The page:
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How do you know if you're making progress????

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bb-bill
(@bb-bill)
Trusted Member
Joined: 19 years ago
Posts: 32
Topic starter  

Years ago I sold my guitar when my wife and I were first married and
having kids, etc. I didn't have time (or at least didn't think I did). But
three years ago I bought a another guitar (strat) and have been playing
again.

Last night I made a comment to my wife that I think I've improved a lot
since I started playing again and she said "but you've only learned 5
new songs!" That made me think - she's right. I don't know many songs
from beginning to end. I don't sing - at least not in front of people :wink:
So I've been focusing on blues/rock lead, technique like bending,
vibrato, etc, scales, and lead improvasation. Before three years ago
I couldn't improvise blues lead, but now I can play along with just about
any 12 bar blues song.

So, I think I've improved, but my question is how important is learning
complete songs? I would love to play in a band and do some open mic
stuff eventually. What is the best thing I can do to improve your playing
when you don't have anyone else to play with? I've been playing along
with CDs and background tracks, etc.

Thanks for your input!


   
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Musenfreund
(@musenfreund)
Illustrious Member
Joined: 20 years ago
Posts: 5108
 

It's important, I think, but it's not the whole story either. Knowing five songs well is better than knowing just bits and pieces of 15 songs. I think it sounds like you're right on track and making good progress. But it can't hurt to learn some songs along the way too.
Hope that helps.

Well we all shine on--like the moon and the stars and the sun.
-- John Lennon


   
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Call_me_kido
(@call_me_kido)
Estimable Member
Joined: 18 years ago
Posts: 179
 

There is no doubt in my mind that learning five songs thoroughly is a huge accomplishment. If I didnt write my own stuff I wouldnt know any from beginning to end, I know 5/8 of classical gas, 2/3 of Little Wing, all of Flake by Jack Johnson (like 5 chords changing over and over). My point being...how many songs does your wife know from begining to end? How many do alot of people know. You are definately making the right moves if your asking yourself where am I and where do I go.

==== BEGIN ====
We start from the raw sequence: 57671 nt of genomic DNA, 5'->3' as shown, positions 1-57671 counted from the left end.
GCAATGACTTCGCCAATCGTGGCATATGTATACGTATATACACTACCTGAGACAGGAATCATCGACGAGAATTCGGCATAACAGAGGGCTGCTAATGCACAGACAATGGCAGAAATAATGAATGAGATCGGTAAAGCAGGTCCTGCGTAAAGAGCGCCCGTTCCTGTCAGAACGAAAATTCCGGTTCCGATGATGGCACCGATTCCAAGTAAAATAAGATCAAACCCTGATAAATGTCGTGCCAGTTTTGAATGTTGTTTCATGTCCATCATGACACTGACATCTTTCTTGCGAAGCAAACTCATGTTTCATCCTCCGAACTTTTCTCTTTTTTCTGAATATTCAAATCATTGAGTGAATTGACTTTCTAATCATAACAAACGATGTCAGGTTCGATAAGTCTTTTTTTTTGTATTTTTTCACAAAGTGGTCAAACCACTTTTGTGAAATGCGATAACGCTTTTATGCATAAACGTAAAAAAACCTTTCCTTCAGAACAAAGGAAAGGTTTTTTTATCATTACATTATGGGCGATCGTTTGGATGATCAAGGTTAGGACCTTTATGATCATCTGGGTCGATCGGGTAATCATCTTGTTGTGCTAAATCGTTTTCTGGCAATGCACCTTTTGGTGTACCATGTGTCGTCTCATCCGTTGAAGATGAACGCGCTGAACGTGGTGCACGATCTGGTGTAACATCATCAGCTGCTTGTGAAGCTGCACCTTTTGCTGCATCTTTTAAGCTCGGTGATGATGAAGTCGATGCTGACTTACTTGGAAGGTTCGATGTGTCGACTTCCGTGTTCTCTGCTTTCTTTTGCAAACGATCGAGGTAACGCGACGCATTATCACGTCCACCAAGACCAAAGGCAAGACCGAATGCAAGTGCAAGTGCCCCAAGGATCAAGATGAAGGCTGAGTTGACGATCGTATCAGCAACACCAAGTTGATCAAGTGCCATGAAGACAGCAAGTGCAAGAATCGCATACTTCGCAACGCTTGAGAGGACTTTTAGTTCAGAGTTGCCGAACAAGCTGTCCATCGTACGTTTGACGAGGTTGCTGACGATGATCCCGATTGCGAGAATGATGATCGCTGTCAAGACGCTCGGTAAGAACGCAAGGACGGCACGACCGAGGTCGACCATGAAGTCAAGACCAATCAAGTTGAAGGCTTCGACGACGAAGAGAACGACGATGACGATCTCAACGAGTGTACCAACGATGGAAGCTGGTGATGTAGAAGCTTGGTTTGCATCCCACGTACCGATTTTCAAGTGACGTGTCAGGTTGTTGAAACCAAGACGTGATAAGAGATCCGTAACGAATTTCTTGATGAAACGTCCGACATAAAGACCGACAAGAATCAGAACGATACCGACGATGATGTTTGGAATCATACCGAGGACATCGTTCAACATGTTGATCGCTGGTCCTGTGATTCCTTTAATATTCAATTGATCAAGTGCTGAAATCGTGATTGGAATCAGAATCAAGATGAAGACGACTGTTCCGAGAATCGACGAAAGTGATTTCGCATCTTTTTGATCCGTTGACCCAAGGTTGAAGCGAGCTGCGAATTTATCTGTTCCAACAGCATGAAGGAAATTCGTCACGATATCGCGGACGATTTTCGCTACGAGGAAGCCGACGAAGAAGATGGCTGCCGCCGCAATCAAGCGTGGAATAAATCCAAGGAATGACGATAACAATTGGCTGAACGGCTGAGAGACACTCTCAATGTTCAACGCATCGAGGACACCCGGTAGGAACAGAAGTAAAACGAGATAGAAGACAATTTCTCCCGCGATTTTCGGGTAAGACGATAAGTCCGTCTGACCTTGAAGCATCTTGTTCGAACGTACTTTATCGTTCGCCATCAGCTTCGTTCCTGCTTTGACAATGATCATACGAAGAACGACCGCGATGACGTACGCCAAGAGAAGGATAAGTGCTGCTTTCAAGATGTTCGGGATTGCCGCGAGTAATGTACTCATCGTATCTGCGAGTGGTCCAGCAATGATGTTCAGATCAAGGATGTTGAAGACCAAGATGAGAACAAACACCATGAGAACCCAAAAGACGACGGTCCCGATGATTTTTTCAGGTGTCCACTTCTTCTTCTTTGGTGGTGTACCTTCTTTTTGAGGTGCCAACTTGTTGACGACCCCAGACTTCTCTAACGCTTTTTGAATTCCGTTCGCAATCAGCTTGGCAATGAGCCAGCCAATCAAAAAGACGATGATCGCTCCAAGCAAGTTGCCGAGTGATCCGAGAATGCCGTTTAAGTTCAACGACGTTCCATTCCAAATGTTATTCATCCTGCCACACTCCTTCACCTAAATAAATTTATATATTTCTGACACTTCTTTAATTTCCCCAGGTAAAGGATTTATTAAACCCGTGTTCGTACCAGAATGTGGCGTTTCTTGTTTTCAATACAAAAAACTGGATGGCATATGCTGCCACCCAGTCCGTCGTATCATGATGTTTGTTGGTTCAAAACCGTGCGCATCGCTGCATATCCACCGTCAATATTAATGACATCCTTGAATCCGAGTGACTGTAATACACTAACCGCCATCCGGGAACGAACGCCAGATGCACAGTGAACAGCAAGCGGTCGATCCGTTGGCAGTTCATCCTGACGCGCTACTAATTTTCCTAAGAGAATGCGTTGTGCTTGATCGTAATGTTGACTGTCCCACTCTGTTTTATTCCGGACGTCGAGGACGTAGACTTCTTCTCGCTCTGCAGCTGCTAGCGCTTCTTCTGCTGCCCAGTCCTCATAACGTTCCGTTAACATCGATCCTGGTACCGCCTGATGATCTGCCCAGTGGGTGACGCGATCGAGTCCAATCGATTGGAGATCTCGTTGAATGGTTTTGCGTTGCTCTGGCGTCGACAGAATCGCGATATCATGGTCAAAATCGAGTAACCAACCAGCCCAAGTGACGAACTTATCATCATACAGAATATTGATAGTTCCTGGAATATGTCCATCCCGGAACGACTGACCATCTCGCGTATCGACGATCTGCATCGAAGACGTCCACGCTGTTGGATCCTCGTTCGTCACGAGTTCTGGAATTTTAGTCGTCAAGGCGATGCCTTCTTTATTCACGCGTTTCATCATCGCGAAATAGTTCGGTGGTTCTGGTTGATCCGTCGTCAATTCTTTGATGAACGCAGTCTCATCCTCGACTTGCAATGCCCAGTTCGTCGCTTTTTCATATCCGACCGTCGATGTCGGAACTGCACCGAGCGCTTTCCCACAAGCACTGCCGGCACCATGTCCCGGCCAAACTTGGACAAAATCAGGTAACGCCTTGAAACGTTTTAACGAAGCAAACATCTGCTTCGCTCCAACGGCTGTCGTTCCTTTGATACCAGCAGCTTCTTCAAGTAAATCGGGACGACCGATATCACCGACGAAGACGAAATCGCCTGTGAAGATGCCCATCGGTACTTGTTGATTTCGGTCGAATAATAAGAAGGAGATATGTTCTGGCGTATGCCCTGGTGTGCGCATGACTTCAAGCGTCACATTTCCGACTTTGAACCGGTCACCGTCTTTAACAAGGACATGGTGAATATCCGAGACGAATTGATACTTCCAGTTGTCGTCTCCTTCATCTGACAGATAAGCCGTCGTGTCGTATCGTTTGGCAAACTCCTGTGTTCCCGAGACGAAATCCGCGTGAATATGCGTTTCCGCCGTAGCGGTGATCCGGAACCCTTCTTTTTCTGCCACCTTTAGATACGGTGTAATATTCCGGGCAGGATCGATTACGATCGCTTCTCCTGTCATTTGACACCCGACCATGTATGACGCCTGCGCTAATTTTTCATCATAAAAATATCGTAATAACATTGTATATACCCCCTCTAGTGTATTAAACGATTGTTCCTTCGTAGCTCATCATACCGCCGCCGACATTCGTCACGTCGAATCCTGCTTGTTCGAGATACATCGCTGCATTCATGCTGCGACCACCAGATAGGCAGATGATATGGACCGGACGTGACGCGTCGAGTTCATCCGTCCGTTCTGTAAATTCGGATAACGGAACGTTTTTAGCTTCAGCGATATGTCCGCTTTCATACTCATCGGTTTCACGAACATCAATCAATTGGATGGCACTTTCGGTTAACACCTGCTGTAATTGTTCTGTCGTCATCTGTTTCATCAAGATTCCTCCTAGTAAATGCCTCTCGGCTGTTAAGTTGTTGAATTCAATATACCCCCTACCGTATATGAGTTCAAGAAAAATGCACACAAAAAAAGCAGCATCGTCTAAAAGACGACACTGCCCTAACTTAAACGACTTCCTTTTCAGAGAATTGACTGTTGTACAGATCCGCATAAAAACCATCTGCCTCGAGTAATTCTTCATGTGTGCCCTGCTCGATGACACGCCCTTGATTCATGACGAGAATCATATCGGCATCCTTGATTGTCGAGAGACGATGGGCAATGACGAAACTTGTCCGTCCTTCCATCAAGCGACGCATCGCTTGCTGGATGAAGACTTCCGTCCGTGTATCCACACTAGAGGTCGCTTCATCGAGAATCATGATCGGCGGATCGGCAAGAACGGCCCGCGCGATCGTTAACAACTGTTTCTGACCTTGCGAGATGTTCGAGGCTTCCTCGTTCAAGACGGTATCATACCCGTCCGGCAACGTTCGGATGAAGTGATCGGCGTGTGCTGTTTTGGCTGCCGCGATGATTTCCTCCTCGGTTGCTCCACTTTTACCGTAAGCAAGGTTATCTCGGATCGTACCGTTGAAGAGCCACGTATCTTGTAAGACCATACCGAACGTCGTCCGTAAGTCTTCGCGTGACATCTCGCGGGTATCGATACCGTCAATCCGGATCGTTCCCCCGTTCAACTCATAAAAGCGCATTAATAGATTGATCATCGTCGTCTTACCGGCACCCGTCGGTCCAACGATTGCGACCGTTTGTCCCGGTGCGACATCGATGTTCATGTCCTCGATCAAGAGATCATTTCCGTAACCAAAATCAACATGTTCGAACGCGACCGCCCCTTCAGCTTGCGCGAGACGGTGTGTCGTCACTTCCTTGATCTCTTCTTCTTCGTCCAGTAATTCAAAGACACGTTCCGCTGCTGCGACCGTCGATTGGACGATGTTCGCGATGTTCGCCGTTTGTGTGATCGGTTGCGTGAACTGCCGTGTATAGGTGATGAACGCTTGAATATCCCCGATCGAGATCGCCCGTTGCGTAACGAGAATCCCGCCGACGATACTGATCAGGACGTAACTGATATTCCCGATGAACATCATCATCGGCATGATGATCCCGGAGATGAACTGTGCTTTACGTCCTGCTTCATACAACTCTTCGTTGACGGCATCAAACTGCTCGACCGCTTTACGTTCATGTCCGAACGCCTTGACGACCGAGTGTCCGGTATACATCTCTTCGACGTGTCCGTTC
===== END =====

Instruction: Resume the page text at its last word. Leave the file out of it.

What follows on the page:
Go on.

I also think that open mics are the best thing you said in your post. Going into public when your ready is almost a no-brainer if you love your craft and want to share it. It doesnt matter if you know five songs or fifty, its more then you knew before you started, and thats what counts.

Keep at it bro.

Kido


   
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stock28
(@stock28)
Estimable Member
Joined: 20 years ago
Posts: 109
 

Learning songs is a good thing but it's not the whole picture. Playing entire songs when you only play by yourself can get boring unless you like to play along with the CD. I too think you are on the right track. When you develop all the skills you are working on it will be much easier to pick up and learn a song when you want to. Learning the chords and notes of a song is the easy part. Learning the skills to pull it off is not. Keep doing what your doing and be happy with the progress you've made.


   
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Snoogans775
(@snoogans775)
Reputable Member
Joined: 19 years ago
Posts: 297
 

It's very dependent on how much you write, and how you approach writing music, composing your own stuff can be a lot easier and less frustrating if you can play through a few songs, 5 songs is definetely god for 3 years.

I don't follow my dreams, I just ask em' where they're going and catch up with them later.
-Mitch Hedburg
Did you see that!


   
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markminni
(@markminni)
Eminent Member
Joined: 18 years ago
Posts: 35
 

It sounds like your making progress, but if you want to prove it to yourself than try this: once a month( or once every two months) record a song or to that you know. As time goes by listen to the recordings, you'll be amazed on how well your technique has improved.


   
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SagaciousKJB2
(@sagaciouskjb2)
Estimable Member
Joined: 18 years ago
Posts: 66